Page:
Michigan War Studies Review
Reviews, surveys, original essays, and commentary in the field of military studies.
31 Aug. 2016
Review by Michael R. Dolski, Defense POW/MIA Accounting Agency
The Christmas Truce: Myth, Memory, and the First World War
By Terri Blom Crocker
Lexington: Univ. Press of Kentucky, 2015. Pp. xii, 297. ISBN 978–0–8131–6615–5.
Descriptors: Volume 2016, 20th Century, World War I Print Version

The centennial observances of the First World War have elicited an outpouring of new books, some of which explore the war through the lens of popular remembrance. In The Christmas Truce, author Terri Blom Crocker (Univ. of Kentucky[1]) highlights the evolving (mainly British) collective remembrance of a famous, iconic moment of the war—the spontaneous informal holiday ceasefire between combatants along sections of the Western Front. Her premise is that "The myth of the 1914 armistice is based on the belief that the soldiers who took part in it shared our modern sensibilities, hated war as we hate war, and rebelled against that futile conflict as we are certain we would have rebelled against it." Yet, as Crocker painstakingly demonstrates, "The Christmas truce, shorn of its mythology, is impossible to categorize simply" (219). Though the truce has over time solidified in memory as a unique moment of humanity and near rebellion against warfare, this perception reflects the distinctly anti-First World War stance of later twentieth-century students and historians rather than the events and reactions to them that actually occurred a century ago.

Crocker writes that "As soon as the British became aware of the 1914 Christmas fraternization, the story of the truce and the desire for peace on the part of the soldiers involved that it symbolized became a vital part of the narrative of the war, as the number of books, newspaper articles, and websites devoted to it demonstrate" (5). In the days and years following the truce, people were intrigued by the brief hiatus in the grinding course of a war to which the troops nevertheless felt committed. By the late 1920s, however, a profound sense of disillusionment began to dominate interpretations of the First World War, a disillusionment that only grew after the Second World War and the conflicts in Korea, Vietnam, and elsewhere. The truce, then, was reinterpreted as an act of rebellion, frowned upon by commanding officers who supposedly punished the soldiers who participated in it (despite the lack of any evidence of reprimands), "a moment of sanity in the midst of the brutal and senseless lunacy that the First World War comprised" (11). But, Crocker stresses,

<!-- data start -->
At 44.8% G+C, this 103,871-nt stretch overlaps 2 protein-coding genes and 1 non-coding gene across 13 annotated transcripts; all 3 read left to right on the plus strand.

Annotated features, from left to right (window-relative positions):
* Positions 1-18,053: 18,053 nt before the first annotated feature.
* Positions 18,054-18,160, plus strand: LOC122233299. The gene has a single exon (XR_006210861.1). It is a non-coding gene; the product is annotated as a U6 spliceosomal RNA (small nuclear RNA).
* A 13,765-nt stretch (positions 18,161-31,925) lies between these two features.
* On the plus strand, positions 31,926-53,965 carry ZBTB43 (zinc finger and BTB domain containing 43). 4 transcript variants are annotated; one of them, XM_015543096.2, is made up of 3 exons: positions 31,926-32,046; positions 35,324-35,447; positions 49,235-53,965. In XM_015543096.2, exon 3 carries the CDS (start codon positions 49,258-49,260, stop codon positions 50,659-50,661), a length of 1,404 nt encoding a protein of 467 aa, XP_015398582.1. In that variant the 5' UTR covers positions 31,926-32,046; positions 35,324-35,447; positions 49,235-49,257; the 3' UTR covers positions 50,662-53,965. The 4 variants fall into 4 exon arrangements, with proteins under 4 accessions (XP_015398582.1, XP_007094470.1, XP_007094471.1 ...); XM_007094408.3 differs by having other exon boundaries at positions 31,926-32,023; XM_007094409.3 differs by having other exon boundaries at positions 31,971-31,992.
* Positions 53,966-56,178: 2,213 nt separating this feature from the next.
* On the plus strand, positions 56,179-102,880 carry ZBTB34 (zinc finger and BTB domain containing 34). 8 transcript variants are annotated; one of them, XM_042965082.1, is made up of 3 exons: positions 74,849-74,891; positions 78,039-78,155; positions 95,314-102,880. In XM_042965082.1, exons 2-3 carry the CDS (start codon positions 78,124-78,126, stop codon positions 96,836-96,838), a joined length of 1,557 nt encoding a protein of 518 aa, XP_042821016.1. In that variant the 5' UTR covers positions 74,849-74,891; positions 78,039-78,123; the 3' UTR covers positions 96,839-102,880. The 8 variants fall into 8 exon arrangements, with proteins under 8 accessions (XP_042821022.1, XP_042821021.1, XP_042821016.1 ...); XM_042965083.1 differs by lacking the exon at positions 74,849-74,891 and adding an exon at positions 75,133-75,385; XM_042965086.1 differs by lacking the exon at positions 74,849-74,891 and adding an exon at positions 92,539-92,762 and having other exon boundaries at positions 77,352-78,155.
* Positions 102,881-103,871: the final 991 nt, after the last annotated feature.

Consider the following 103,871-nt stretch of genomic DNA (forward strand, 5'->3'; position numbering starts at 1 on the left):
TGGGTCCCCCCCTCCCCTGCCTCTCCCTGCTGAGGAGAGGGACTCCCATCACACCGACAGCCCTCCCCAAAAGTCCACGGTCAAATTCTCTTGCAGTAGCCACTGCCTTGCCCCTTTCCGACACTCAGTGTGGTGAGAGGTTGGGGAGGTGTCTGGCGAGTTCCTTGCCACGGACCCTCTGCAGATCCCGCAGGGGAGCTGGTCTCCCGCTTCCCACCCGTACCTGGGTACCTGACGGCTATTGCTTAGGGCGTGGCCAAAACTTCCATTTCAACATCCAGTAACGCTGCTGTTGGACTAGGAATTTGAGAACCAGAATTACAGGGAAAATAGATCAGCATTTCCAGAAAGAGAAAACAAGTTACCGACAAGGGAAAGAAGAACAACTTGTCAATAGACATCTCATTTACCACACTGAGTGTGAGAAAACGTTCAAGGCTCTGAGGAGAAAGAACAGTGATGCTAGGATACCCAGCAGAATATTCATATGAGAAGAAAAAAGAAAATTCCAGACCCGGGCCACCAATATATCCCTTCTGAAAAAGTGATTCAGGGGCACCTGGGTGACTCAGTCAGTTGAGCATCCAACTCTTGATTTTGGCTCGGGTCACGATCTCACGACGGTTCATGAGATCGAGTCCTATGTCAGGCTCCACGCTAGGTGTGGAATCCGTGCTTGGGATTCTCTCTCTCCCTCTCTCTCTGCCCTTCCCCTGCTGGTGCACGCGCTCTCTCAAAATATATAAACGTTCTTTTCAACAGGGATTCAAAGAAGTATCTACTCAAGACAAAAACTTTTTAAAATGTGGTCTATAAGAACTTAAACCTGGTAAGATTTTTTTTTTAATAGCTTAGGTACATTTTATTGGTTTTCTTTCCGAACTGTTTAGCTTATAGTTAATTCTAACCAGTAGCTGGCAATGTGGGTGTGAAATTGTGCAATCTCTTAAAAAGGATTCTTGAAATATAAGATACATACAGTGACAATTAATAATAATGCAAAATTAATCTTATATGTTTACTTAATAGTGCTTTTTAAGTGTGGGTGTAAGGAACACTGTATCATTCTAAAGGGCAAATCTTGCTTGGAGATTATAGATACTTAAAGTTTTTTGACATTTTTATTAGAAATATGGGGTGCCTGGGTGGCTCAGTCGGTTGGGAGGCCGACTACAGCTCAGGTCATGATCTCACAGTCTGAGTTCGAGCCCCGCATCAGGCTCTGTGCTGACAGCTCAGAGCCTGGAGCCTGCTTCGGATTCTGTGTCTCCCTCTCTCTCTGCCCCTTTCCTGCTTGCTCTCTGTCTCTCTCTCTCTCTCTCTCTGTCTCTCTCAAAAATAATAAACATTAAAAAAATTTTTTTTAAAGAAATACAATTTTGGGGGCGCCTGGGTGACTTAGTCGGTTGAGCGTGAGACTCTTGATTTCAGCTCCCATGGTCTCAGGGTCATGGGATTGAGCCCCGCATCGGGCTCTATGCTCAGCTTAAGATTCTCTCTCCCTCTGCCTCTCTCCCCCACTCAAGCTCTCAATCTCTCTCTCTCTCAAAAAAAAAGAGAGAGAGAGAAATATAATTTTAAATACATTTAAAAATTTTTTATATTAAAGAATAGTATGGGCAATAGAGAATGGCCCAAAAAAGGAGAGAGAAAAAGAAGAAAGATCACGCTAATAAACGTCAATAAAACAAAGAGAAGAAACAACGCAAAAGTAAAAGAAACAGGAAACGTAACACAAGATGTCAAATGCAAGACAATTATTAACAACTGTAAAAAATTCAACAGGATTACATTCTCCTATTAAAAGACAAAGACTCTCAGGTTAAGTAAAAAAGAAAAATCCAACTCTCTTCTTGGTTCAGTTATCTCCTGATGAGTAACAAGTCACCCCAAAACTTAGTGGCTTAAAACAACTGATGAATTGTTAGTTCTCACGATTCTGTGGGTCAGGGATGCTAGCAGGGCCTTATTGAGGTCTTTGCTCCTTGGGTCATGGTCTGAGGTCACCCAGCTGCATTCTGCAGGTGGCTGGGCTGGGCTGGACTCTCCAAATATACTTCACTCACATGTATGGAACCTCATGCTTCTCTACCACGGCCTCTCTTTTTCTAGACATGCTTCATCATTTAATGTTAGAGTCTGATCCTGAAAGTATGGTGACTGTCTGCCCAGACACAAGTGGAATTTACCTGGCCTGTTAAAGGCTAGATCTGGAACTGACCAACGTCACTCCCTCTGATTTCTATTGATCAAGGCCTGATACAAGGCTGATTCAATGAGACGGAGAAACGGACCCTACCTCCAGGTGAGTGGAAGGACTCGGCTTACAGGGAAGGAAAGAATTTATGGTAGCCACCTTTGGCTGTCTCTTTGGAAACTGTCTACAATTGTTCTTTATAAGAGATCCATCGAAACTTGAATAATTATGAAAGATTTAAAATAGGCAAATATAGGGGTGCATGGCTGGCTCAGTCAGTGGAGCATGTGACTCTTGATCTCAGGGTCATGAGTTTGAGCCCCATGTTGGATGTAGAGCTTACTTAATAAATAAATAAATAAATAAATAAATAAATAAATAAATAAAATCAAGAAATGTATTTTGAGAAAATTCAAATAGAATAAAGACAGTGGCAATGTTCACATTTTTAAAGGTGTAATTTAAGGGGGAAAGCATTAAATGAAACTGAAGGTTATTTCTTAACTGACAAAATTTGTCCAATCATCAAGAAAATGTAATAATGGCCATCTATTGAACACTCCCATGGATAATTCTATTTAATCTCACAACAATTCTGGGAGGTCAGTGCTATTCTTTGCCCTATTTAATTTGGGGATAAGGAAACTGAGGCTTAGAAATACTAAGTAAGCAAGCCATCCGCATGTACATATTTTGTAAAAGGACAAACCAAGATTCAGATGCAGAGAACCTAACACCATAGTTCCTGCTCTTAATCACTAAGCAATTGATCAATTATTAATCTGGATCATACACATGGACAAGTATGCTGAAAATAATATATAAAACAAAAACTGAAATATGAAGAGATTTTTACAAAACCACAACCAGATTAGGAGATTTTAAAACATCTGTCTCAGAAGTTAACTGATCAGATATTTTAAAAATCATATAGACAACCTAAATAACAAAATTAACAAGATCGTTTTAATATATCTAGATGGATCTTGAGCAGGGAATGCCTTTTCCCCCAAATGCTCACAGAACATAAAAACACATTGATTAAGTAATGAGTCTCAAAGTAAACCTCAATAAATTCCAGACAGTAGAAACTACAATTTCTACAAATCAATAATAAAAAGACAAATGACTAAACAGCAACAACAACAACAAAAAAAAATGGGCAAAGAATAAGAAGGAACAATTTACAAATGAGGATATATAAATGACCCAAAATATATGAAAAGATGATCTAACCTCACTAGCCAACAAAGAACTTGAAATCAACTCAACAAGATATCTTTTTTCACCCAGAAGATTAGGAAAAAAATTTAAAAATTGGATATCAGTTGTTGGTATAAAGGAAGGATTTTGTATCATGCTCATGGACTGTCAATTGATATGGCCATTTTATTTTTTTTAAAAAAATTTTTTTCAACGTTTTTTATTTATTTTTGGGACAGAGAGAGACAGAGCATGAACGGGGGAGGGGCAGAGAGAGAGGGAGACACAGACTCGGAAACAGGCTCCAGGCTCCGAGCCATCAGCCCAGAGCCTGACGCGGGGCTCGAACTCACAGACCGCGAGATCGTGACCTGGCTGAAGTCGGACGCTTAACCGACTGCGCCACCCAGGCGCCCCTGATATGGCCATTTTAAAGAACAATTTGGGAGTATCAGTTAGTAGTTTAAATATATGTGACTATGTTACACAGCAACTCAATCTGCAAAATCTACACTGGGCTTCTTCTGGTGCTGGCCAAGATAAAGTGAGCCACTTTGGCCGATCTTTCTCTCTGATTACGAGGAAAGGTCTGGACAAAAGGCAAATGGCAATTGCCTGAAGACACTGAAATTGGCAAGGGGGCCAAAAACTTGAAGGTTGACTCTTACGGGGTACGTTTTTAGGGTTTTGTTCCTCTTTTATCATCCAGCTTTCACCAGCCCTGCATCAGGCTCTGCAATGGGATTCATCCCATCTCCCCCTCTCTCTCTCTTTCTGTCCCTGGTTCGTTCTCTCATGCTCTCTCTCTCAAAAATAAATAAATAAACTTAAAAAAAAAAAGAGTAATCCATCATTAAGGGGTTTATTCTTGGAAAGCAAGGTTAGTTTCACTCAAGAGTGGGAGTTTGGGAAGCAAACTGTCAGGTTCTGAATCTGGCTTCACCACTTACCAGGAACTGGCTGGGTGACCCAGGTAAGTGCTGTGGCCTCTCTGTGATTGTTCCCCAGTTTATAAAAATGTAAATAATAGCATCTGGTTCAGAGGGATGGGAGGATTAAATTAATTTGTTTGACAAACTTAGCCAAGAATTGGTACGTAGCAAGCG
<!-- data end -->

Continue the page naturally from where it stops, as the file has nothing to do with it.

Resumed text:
The truce, which at the time it occurred was largely perceived as an interesting but unimportant event, was not an act of defiance but one that arose from the convergence of a number of factors: the professionalism of the soldiers involved, the unprecedented conditions of static trench warfare, the adaptation of the troops to their new environment, foul weather on the Western Front in the first winter of the war, the absence of major initiatives along that front during the last two weeks of December, and memories of traditional celebrations of Christmas. The holiday truce, in short, was caused by rain, mud, curiosity, lack of personal animosity toward the enemy, and homesickness rather than by frustration and rebellion. (4)

The book's eleven chapters mix thematic and chronological approaches. Crocker opens with a brief discussion on the Christmas truce and its place in First World War historiography, then turns to a perceptive overview of the war along the Western Front. The third chapter is a superb account of the unpremeditated manifestations of the truce along the front line: "The separate truces that occurred on 25 December 1914 and for a few days afterward were not prearranged, centrally coordinated, or consistent, but rather were composed of individually negotiated armistices, entered into at different times, ranging from early Christmas Eve through Christmas afternoon, and widely divergent in nature" (45–46).